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Perl and Proxies

Network Proxy Configuration

Depending on the network configuration it may be necessary to configure FTP or HTTP proxies to connect to remote services. Most Perl modules which make network connections check the the environment for variables which define how to connect to a proxy.

HTTP Proxy

On UNIX and UNIX-like systems the environment variables can be set in the shell.

  1. C-shell (csh or tcsh):
    1. Without authentication:
      setenv http_proxy 'http://proxy.example.org:8080'
      setenv HTTP_proxy 'http://proxy.example.org:8080'
    2. With authentication:
      setenv http_proxy 'http://username:password@proxy.example.org:8080'
      setenv HTTP_proxy 'http://proxy.example.org:8080'
      setenv HTTP_proxy_user 'username'
      setenv HTTP_proxy_pass 'password'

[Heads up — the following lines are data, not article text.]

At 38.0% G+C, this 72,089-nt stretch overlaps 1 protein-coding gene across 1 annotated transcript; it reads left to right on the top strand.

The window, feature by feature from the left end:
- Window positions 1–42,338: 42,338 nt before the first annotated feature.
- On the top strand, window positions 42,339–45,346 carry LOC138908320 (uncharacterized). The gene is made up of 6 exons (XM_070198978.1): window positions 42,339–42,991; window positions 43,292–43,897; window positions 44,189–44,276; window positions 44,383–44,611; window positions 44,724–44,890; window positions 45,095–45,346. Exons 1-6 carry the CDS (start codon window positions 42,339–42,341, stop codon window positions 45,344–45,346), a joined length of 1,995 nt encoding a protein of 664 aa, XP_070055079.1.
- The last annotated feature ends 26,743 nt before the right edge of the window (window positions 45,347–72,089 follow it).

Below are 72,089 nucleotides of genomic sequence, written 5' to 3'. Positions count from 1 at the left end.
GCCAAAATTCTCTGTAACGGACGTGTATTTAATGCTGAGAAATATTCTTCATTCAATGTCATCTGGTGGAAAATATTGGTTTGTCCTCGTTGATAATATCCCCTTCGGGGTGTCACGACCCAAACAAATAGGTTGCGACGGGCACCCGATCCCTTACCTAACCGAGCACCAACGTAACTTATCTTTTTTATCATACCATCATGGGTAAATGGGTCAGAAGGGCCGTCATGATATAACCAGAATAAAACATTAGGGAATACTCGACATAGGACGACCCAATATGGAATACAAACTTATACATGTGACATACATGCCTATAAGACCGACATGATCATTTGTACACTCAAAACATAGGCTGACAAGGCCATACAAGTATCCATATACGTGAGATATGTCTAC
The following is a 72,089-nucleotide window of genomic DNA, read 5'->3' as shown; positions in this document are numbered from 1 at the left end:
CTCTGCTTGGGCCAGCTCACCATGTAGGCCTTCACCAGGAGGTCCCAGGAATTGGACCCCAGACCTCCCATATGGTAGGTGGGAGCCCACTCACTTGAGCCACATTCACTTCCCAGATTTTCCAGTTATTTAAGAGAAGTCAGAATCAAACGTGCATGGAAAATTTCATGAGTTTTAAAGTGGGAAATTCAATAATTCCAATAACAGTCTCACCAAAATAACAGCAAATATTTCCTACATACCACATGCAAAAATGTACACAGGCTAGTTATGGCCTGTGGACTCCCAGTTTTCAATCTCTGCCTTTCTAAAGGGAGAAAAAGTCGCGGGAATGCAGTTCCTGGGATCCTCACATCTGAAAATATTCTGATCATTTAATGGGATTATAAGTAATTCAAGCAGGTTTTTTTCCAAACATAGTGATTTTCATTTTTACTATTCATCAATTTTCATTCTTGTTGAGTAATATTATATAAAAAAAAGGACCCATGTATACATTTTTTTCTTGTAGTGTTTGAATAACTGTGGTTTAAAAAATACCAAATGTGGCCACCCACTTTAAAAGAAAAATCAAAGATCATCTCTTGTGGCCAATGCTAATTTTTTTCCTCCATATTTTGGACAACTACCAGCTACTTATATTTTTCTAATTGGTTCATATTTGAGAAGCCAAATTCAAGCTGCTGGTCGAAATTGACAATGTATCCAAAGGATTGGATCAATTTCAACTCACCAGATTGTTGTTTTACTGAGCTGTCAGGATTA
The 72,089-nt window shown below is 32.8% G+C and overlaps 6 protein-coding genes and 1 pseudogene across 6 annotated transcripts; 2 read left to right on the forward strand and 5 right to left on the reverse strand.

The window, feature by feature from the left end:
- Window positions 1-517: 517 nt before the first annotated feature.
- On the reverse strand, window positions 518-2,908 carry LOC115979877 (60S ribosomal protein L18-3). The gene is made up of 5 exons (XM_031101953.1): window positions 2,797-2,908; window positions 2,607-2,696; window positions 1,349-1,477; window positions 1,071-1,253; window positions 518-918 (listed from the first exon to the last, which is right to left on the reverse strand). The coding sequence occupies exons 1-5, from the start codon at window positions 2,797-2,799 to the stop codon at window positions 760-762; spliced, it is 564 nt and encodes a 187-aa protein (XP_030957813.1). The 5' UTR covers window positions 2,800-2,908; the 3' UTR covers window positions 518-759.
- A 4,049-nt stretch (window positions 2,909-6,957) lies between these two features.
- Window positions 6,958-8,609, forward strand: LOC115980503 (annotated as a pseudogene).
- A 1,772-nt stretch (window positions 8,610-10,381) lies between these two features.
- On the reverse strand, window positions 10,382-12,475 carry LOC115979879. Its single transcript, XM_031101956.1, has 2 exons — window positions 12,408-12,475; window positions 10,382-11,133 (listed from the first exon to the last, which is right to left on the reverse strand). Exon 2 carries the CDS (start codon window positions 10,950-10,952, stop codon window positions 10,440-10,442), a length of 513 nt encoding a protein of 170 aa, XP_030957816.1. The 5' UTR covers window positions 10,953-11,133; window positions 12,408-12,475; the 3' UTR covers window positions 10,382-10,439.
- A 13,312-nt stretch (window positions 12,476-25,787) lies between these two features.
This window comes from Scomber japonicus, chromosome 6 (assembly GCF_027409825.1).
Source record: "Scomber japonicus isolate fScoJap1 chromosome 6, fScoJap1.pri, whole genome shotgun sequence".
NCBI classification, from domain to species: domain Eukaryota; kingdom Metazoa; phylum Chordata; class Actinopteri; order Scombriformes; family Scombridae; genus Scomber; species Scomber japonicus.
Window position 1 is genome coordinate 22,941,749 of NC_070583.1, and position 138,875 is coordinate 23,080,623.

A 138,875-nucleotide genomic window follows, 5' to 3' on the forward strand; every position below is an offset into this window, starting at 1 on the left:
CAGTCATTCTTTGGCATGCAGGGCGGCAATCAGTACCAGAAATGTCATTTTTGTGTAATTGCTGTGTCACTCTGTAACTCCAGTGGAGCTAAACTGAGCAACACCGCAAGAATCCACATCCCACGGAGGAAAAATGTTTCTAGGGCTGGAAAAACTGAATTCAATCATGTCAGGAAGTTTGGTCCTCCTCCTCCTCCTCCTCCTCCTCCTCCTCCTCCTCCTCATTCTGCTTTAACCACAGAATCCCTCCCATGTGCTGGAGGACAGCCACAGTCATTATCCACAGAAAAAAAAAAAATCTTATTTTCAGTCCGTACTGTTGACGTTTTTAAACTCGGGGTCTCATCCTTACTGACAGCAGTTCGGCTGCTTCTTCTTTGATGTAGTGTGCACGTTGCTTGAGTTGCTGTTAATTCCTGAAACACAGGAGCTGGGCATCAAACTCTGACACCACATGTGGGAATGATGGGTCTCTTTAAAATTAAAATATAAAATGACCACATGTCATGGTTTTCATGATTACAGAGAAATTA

2. Bourne shell (sh or bash):
    1. Without authentication:
      http_proxy='http://proxy.example.org:8080'
      HTTP_proxy='http://proxy.example.org:8080'
      export http_proxy HTTP_proxy
    2. With authentication:
      http_proxy='http://username:password@proxy.example.org:8080'
      HTTP_proxy='http://proxy.example.org:8080'
      HTTP_proxy_user='username'
      HTTP_proxy_pass='password'
      export http_proxy HTTP_proxy HTTP_proxy_user HTTP_proxy_pass

On MS Windows the proxy configuration is obtained from the network configuration, and so should not need to be set on a per application basis.

The environment variables can also be set from within a Perl program, for example:

$ENV{'http_proxy'} = 'http://proxy.example.org:8080';
$ENV{'HTTP_proxy'} = 'http://proxy.example.org:8080';

In many cases the proxy details can also be passed to the Perl module directly. Since this is module specific, see the module documentation for details.


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tutorials/06_programming/perl/proxy.txt · Last modified: 2010/02/14 17:59 by hpm
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